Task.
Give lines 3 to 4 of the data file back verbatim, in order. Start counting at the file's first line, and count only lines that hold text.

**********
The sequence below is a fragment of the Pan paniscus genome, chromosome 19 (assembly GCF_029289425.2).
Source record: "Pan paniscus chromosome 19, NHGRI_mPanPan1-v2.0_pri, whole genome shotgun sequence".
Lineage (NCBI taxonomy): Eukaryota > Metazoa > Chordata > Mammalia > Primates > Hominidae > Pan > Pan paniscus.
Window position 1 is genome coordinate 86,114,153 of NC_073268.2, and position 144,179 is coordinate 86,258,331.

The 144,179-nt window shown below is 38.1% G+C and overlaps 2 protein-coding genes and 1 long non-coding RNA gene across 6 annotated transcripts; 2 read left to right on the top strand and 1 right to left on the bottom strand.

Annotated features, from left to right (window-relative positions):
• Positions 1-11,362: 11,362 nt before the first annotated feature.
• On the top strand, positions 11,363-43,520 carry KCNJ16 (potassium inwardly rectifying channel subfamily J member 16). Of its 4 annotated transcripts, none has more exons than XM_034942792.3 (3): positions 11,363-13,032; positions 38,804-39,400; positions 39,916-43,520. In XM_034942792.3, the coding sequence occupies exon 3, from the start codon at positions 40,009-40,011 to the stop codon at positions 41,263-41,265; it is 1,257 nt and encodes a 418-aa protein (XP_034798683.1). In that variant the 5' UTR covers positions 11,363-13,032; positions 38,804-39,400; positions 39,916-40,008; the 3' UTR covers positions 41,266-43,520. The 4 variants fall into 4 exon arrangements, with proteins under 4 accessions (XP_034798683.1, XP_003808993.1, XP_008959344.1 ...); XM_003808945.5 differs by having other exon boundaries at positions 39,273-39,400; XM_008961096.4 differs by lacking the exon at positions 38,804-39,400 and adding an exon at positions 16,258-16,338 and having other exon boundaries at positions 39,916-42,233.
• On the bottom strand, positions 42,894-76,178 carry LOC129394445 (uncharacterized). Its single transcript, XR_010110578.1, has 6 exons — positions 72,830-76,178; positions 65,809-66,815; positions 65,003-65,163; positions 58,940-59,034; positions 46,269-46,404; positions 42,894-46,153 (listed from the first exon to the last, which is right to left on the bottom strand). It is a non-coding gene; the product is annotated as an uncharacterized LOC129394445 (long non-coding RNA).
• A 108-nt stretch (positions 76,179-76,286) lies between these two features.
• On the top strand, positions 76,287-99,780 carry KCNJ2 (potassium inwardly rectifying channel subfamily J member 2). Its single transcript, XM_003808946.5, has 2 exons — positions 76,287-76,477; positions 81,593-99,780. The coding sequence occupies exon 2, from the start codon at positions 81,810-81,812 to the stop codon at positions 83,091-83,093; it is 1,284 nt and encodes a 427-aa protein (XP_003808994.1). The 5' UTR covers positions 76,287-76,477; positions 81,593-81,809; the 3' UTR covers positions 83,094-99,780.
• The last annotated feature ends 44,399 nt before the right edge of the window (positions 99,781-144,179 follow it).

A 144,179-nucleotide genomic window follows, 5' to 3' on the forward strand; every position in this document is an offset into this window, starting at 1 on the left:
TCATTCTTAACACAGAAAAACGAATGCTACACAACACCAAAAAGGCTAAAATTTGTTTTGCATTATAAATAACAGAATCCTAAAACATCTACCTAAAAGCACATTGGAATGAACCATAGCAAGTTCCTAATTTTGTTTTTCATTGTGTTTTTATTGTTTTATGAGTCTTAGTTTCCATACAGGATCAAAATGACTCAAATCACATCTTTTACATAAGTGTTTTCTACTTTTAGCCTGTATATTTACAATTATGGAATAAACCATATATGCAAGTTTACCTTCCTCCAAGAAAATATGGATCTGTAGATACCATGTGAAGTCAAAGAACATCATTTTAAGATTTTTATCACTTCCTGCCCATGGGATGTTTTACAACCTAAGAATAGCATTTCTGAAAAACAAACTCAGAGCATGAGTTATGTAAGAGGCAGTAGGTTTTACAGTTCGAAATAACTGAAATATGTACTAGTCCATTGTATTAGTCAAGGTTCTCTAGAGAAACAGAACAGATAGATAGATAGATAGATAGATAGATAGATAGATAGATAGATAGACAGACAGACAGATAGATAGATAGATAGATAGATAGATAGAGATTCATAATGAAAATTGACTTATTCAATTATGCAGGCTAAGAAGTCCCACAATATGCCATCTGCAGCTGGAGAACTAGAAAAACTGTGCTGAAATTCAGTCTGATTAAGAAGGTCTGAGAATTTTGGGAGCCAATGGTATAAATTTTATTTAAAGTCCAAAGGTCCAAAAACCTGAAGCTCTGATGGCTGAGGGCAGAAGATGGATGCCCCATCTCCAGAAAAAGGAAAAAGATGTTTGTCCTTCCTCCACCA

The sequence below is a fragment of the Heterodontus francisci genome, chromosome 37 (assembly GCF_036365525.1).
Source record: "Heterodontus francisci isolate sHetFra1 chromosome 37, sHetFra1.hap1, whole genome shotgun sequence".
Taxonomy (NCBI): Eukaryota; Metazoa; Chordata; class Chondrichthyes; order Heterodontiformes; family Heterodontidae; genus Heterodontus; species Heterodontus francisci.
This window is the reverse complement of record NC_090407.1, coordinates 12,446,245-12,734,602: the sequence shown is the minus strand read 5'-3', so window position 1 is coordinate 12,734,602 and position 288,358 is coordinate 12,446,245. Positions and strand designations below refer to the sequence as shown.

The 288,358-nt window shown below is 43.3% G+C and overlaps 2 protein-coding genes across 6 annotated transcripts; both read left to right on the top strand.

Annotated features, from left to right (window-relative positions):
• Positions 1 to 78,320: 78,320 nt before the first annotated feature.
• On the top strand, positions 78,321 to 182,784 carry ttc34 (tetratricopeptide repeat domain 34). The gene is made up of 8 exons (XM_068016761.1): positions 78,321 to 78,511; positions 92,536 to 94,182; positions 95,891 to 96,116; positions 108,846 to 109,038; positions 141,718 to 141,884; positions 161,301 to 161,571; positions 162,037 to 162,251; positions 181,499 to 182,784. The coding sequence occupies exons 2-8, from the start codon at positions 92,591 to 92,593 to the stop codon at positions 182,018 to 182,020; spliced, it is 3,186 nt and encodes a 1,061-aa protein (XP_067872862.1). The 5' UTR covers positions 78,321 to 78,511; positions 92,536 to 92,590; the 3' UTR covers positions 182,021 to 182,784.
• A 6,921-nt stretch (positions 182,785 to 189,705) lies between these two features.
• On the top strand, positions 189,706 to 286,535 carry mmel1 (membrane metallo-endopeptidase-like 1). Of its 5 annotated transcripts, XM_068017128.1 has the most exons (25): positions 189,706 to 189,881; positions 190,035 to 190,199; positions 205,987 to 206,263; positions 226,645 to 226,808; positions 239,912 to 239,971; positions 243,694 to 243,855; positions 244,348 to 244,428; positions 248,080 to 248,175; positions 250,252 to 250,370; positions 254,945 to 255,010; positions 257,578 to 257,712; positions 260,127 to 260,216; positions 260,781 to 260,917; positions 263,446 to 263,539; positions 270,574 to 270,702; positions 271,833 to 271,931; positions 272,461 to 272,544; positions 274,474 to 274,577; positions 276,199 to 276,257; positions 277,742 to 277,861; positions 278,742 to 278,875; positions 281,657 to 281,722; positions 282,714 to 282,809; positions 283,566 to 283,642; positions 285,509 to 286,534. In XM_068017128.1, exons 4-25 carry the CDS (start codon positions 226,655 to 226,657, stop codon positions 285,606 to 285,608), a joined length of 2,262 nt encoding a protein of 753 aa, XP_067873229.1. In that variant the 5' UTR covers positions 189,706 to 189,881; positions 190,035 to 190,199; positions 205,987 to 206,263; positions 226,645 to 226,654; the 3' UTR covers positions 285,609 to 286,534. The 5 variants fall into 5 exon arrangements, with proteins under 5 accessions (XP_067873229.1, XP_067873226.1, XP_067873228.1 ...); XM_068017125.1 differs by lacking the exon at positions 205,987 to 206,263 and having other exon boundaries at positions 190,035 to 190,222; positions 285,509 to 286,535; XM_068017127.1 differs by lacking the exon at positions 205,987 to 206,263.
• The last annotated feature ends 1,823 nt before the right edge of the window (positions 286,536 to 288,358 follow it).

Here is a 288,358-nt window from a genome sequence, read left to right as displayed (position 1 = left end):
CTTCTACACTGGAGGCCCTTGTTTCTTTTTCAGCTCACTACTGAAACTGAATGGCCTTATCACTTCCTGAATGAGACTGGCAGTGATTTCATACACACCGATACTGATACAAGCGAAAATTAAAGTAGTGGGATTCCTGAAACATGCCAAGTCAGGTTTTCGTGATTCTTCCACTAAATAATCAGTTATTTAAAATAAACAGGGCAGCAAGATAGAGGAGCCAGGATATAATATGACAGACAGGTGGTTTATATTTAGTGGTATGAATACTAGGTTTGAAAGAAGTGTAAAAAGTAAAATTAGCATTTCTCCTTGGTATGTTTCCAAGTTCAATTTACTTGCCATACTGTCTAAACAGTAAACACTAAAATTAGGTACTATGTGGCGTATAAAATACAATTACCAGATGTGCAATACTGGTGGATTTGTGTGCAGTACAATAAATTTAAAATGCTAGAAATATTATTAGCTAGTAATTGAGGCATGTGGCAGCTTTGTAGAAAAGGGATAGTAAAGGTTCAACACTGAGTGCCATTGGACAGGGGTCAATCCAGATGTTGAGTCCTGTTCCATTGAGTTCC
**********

Lineage (NCBI taxonomy): Eukaryota > Metazoa > Chordata > Mammalia > Primates > Hominidae > Pan > Pan paniscus.
Window position 1 is genome coordinate 86,114,153 of NC_073268.2, and position 144,179 is coordinate 86,258,331.